There are three levels of crying intensity. Here they are, in increasing order of severity:
- Tears and runny nose
- Constricted throat, making it difficult to speak
Let's look at each of these levels one at a time:
Dealing with Level 1 is straightforward: Hand the employee a box of tissues and give her reassurance each time she apologizes. Usually you’ll get two or three apologies before she realizes everything’s okay and then you just carry on with the meeting. You don’t have to wait for the tears to stop, in fact you shouldn’t. She’d much rather focus on the issue at hand than on the fact that she’s crying. One very smart, very competent woman told me that when she cries at work she wants to tell her boss,
“Don’t worry about it. I’m not that upset, I’m just crying. Let’s keep going with the meeting.”
Some time ago I had a young manager come to my office to tell me about a serious personal situation that was going to affect her work. As she talked, tears started running down her cheeks. She expressed embarrassment; I reassured her. She apologized; I again reassured her. She then carried on as though nothing was happening. I thought she handled the situation maturely and professionally. It actually increased my already high opinion of her. She showed good composure in difficult circumstances.
Level 2 is more complicated because it’s hard to converse with someone who’s having difficulty speaking. If the employee is choked up and can’t talk, what you want to do is take the pressure off her. Don’t just sit and stare at her. It helps to talk while she tries to collect herself. One thing that has worked well for me is to tell a story that is relevant but not upsetting. There’s almost always something in my background as a manager that comes to mind. There’s something about chatting a bit without asking the employee any questions that gives her some space to get herself under control. At some point the employee will usually make a comment in response to some aspect of the story and if her voice is normal and unconstricted you know you’re out of the woods and can pick up where you left off.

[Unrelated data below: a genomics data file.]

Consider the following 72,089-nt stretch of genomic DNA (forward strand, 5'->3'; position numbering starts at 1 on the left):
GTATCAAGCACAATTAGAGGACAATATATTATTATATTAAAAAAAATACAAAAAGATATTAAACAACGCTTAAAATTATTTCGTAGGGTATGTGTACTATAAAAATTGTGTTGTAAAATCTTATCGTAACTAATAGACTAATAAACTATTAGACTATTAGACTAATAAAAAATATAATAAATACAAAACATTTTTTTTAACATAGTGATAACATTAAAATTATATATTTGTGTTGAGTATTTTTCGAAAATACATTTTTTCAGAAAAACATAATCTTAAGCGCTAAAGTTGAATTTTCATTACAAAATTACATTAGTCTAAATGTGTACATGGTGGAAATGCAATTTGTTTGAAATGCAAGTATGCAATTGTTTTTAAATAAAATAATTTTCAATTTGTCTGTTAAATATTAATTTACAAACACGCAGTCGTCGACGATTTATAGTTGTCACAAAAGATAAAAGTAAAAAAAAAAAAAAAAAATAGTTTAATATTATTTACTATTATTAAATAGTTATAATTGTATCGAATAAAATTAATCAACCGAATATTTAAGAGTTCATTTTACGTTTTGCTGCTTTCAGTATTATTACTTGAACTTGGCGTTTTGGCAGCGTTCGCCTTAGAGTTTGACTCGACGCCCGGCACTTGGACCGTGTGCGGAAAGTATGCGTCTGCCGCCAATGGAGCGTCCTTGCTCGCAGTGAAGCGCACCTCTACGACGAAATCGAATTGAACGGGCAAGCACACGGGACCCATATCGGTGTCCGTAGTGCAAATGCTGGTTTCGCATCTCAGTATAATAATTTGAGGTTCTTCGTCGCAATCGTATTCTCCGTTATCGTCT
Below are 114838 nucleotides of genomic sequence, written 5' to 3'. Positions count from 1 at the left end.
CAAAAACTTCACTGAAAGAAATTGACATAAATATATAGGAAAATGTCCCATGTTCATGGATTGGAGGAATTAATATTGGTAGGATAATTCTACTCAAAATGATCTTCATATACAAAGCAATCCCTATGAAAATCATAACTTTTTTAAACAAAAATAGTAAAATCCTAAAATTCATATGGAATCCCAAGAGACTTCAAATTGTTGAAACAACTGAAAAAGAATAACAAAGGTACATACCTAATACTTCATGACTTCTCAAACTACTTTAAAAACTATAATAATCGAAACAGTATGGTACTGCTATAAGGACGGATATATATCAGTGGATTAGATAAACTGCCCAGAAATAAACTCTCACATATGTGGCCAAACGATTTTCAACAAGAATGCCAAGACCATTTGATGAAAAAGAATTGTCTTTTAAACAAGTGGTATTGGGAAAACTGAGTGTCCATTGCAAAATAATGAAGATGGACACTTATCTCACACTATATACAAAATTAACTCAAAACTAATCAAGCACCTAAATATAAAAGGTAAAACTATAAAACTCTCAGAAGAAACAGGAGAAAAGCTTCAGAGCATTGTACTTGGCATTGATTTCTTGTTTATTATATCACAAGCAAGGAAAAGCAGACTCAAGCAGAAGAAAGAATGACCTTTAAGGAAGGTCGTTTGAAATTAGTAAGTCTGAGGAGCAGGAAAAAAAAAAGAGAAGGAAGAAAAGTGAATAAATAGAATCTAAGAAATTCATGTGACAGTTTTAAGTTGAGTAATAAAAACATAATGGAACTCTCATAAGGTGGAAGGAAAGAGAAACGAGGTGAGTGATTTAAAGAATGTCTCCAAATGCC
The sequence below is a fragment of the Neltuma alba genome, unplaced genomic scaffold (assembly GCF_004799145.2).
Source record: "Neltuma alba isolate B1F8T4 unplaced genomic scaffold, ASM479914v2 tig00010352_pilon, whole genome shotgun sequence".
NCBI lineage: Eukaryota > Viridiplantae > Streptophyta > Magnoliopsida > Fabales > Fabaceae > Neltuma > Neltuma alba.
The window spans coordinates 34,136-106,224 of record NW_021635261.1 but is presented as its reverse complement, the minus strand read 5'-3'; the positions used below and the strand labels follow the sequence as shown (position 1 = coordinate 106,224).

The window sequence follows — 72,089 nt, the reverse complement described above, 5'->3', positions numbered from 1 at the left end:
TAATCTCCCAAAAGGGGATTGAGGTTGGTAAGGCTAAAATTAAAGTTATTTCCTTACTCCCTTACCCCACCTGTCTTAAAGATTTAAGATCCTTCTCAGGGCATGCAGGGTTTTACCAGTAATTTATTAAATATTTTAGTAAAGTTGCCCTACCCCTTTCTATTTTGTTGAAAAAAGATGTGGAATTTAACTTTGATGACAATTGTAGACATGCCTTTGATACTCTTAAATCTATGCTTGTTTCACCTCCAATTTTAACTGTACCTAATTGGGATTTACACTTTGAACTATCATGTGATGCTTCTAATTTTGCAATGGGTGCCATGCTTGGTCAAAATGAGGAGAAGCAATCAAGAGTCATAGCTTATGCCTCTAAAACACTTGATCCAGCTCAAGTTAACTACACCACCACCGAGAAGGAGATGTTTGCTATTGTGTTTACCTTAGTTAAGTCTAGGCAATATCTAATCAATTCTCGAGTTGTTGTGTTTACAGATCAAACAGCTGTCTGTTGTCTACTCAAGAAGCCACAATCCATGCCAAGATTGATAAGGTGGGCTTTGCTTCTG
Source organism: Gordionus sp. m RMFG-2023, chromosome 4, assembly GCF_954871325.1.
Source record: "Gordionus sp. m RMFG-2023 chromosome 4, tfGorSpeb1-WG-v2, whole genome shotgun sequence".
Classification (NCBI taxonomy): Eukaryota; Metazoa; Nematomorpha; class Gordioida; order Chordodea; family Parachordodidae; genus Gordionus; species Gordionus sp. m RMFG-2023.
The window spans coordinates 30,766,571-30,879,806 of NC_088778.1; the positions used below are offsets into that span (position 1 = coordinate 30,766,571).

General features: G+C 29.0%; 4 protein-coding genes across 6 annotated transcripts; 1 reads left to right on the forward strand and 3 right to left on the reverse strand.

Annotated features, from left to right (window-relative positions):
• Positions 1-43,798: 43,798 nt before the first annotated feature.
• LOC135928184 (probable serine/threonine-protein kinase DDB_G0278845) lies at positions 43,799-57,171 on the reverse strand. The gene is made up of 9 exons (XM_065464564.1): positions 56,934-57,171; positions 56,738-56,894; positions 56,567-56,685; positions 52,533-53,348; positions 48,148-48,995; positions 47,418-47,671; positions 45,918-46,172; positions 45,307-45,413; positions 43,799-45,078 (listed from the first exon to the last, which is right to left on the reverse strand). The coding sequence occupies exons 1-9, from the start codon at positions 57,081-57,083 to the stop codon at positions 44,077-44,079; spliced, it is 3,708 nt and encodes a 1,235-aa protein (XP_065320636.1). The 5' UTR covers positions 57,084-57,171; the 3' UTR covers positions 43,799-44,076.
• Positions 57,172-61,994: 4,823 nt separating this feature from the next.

I've only had employees reach Level 3 – outright sobbing – a few times and it was always about a personal issue as opposed to a performance issue. What I ended up doing was giving the employee a big hug, after getting her permission to do so, and that really seemed to help a lot. I realize this is probably contrary to what your HR director would advise, but in those instances it was clearly the right thing to do as a human being and as a manager and in each case it seemed to do the employee a world of good. A good hug is wonderful medicine and one of the nicest things people can do for each other. It’s a shame hugging has become so disfavored, which, of course is the result of some really lousy managers using hugging as an excuse for groping.
Whether it’s a good idea for you to give a crying employee a hug depends entirely on your ability to judge whether it will seem like a comfort or an imposition to the employee. If you’re not confident of your ability to make that judgment call, don’t do it. Plus, only do it if you are comfortable doing so, if hugging comes naturally to you. If you feel awkward giving a hug, your employee will definitely feel awkward getting it.
Well, that’s it for the “99 Tears” series of posts. One of my goals for this blog is to give new managers the kind of information I wish someone had given me years ago. I hope these tips prove useful for you (though not too often!).